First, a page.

don't forget that

June 5, 2011
By HazelNutBee PLATINUM, Beaver Dam, Wisconsin
HazelNutBee PLATINUM, Beaver Dam, Wisconsin
39 articles 0 photos 1 comment

We got stuck behind a tractor while driving home from the funeral. Dad just tightened his grip on the wheel & continued to not see. I drifted in-between alive & functioning. It had been a tractor's fault, & I read on my father's face that he was remembering everything. I didn't blame him, nobody did. Somethings are simply accidents.

When we got home I fixed us a pair of peanut butter & jelly sandwiches, they used to be our favorite, I remembered. Hers too, it stung to remember a time when the house wasn't so deathly silent. In the past week I'd lost the foundations of my life, for Dad was past gone. I tried speaking but could not find my vocal chords. Neither one of use was in the "let's talk" stage.

So I went out to my sole comfort, my Appaloosa pony dubbed Lucifer for her temper. As I touched her neck she seemed to say "I'm here for you Ember." My selective hearing made Lucifer's words sound like my mom. But I didn't cry, not then, not ever. I didn't see the point, so I just leaned against my beloved pony & remembered.

That summer I got Lucifer, the time I broke everyone of Mom's nice teacups because I was mad at her, the day I first saw the ocean, when I learned every star in the sky from my mom, & her teaching me family recipes dated from before the Civil War, her chasing me around the yard when I was 8 & she has a giant spoon & was threatening to eat me.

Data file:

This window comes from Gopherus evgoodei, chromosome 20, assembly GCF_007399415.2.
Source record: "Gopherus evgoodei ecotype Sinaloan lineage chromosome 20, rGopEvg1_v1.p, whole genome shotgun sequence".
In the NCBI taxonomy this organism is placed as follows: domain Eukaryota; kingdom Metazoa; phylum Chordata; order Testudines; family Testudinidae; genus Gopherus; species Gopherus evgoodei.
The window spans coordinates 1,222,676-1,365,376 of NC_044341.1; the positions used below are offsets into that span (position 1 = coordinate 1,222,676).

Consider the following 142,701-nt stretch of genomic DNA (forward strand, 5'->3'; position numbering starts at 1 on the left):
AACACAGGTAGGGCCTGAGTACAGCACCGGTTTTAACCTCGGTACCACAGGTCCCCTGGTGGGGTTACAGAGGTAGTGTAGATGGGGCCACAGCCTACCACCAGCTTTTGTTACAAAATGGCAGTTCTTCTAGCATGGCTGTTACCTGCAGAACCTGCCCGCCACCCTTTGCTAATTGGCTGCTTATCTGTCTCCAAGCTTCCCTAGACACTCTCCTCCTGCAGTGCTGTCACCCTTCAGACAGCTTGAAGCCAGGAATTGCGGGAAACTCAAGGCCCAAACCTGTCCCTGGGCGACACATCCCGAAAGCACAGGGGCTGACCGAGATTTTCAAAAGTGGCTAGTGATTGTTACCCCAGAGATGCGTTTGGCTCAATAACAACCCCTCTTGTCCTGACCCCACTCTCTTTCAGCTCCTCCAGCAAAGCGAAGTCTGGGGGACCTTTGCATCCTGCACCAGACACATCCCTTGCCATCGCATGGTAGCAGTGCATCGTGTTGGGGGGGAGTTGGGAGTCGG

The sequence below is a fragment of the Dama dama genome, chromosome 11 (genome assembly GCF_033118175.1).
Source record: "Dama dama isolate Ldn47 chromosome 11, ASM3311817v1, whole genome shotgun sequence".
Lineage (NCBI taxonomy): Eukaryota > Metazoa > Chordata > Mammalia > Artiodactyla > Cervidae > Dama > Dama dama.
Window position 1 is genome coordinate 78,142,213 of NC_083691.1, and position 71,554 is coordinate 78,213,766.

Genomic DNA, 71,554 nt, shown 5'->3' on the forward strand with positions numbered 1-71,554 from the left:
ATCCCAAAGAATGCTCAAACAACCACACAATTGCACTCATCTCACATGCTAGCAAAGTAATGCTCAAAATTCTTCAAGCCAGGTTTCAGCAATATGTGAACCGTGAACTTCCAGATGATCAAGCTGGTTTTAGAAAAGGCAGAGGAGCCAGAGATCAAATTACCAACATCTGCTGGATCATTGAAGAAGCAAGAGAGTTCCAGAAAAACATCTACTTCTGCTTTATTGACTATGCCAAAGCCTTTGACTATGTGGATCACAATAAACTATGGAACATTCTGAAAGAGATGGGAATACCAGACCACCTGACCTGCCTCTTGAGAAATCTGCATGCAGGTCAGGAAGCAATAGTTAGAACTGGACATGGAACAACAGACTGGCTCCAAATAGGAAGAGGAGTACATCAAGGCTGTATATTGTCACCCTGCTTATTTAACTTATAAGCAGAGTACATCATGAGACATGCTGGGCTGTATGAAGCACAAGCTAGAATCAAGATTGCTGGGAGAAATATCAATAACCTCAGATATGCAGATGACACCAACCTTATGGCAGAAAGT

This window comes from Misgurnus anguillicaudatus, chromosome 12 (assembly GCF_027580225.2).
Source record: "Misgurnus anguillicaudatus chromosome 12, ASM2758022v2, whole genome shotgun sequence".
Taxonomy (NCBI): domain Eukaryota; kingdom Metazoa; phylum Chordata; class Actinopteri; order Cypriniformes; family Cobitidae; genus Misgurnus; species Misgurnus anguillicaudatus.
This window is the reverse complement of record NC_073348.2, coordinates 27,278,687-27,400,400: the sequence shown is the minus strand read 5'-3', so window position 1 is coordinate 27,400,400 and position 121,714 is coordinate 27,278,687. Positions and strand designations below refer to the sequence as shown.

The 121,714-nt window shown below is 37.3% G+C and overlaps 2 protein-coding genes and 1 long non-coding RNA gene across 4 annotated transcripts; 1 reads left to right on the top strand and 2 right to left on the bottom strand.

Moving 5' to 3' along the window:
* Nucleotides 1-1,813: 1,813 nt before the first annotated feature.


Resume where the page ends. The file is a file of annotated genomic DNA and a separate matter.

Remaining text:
I remembered everything, but Dad came to the rescue before I could remember this week, when he tapped me on the shoulder, I must have been near sleep while leaning on Lucifer. We walked back in silence, I was forgetting his voice. Time evaded us & every minute lasted hours. Neither one of us would let the other alone, but the quietness seeped into our bones.

Still in our funeral clothes, we had a casserole for dinner, made by my Aunt Judy. While we picked at our food I couldn't help but notice the absence of family in the past week. They'd been there at the hospital , & at the funeral. But our house stayed silent. Grudges against my father remained even though we were all suffering the same loss.

There was no reason to prolong the now slightly awkward silence that enveloped my home, so I went to bed. As I laid down I felt it immediately, there were a thousand hands pressing on my chest, crushing my hopes of quietly slipping to sleep. I closed my eyes & hoped it would all end soon. Hours seemed to pass.

The door opened nearly silently & my father's shell crept in, he tucked me in thinking I was asleep. He spoke for the first time in a week. "I love you Ember, don't forgot that."

I cried.

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